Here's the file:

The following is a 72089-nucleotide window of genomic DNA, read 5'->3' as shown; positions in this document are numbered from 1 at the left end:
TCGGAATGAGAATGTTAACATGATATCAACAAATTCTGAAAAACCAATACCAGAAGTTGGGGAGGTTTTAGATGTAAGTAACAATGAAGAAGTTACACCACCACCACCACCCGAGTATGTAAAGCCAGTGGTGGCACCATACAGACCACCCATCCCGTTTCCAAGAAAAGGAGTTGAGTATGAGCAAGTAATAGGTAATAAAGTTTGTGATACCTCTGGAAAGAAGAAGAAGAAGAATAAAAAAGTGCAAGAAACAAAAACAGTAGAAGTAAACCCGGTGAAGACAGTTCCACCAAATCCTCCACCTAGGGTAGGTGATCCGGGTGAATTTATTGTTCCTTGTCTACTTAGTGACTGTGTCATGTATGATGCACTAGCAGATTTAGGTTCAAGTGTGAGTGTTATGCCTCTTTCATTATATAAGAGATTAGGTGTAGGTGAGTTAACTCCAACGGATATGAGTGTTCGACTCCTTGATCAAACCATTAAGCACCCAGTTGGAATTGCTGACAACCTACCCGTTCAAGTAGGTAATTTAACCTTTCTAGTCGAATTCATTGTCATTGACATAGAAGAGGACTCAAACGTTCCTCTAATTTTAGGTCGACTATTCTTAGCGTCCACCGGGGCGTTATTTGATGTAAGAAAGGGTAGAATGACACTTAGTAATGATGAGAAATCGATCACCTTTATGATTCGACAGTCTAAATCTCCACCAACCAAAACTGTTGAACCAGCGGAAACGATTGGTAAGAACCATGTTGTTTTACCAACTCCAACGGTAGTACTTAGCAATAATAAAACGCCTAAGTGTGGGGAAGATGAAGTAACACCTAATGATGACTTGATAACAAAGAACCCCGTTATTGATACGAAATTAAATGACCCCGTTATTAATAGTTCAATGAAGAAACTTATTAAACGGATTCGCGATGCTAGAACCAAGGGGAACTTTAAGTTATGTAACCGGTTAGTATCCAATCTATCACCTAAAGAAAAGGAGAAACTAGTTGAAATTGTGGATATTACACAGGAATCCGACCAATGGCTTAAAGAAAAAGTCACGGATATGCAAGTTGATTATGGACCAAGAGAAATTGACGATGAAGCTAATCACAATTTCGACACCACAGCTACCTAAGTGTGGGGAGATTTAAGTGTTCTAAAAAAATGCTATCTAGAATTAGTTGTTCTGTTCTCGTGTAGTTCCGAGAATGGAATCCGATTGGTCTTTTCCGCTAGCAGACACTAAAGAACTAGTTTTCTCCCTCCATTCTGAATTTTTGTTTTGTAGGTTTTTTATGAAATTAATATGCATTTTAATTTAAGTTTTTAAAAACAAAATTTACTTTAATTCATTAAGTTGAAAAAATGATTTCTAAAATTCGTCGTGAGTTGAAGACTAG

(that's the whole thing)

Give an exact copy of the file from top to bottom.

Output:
The following is a 72089-nucleotide window of genomic DNA, read 5'->3' as shown; positions in this document are numbered from 1 at the left end:
TCGGAATGAGAATGTTAACATGATATCAACAAATTCTGAAAAACCAATACCAGAAGTTGGGGAGGTTTTAGATGTAAGTAACAATGAAGAAGTTACACCACCACCACCACCCGAGTATGTAAAGCCAGTGGTGGCACCATACAGACCACCCATCCCGTTTCCAAGAAAAGGAGTTGAGTATGAGCAAGTAATAGGTAATAAAGTTTGTGATACCTCTGGAAAGAAGAAGAAGAAGAATAAAAAAGTGCAAGAAACAAAAACAGTAGAAGTAAACCCGGTGAAGACAGTTCCACCAAATCCTCCACCTAGGGTAGGTGATCCGGGTGAATTTATTGTTCCTTGTCTACTTAGTGACTGTGTCATGTATGATGCACTAGCAGATTTAGGTTCAAGTGTGAGTGTTATGCCTCTTTCATTATATAAGAGATTAGGTGTAGGTGAGTTAACTCCAACGGATATGAGTGTTCGACTCCTTGATCAAACCATTAAGCACCCAGTTGGAATTGCTGACAACCTACCCGTTCAAGTAGGTAATTTAACCTTTCTAGTCGAATTCATTGTCATTGACATAGAAGAGGACTCAAACGTTCCTCTAATTTTAGGTCGACTATTCTTAGCGTCCACCGGGGCGTTATTTGATGTAAGAAAGGGTAGAATGACACTTAGTAATGATGAGAAATCGATCACCTTTATGATTCGACAGTCTAAATCTCCACCAACCAAAACTGTTGAACCAGCGGAAACGATTGGTAAGAACCATGTTGTTTTACCAACTCCAACGGTAGTACTTAGCAATAATAAAACGCCTAAGTGTGGGGAAGATGAAGTAACACCTAATGATGACTTGATAACAAAGAACCCCGTTATTGATACGAAATTAAATGACCCCGTTATTAATAGTTCAATGAAGAAACTTATTAAACGGATTCGCGATGCTAGAACCAAGGGGAACTTTAAGTTATGTAACCGGTTAGTATCCAATCTATCACCTAAAGAAAAGGAGAAACTAGTTGAAATTGTGGATATTACACAGGAATCCGACCAATGGCTTAAAGAAAAAGTCACGGATATGCAAGTTGATTATGGACCAAGAGAAATTGACGATGAAGCTAATCACAATTTCGACACCACAGCTACCTAAGTGTGGGGAGATTTAAGTGTTCTAAAAAAATGCTATCTAGAATTAGTTGTTCTGTTCTCGTGTAGTTCCGAGAATGGAATCCGATTGGTCTTTTCCGCTAGCAGACACTAAAGAACTAGTTTTCTCCCTCCATTCTGAATTTTTGTTTTGTAGGTTTTTTATGAAATTAATATGCATTTTAATTTAAGTTTTTAAAAACAAAATTTACTTTAATTCATTAAGTTGAAAAAATGATTTCTAAAATTCGTCGTGAGTTGAAGACTAG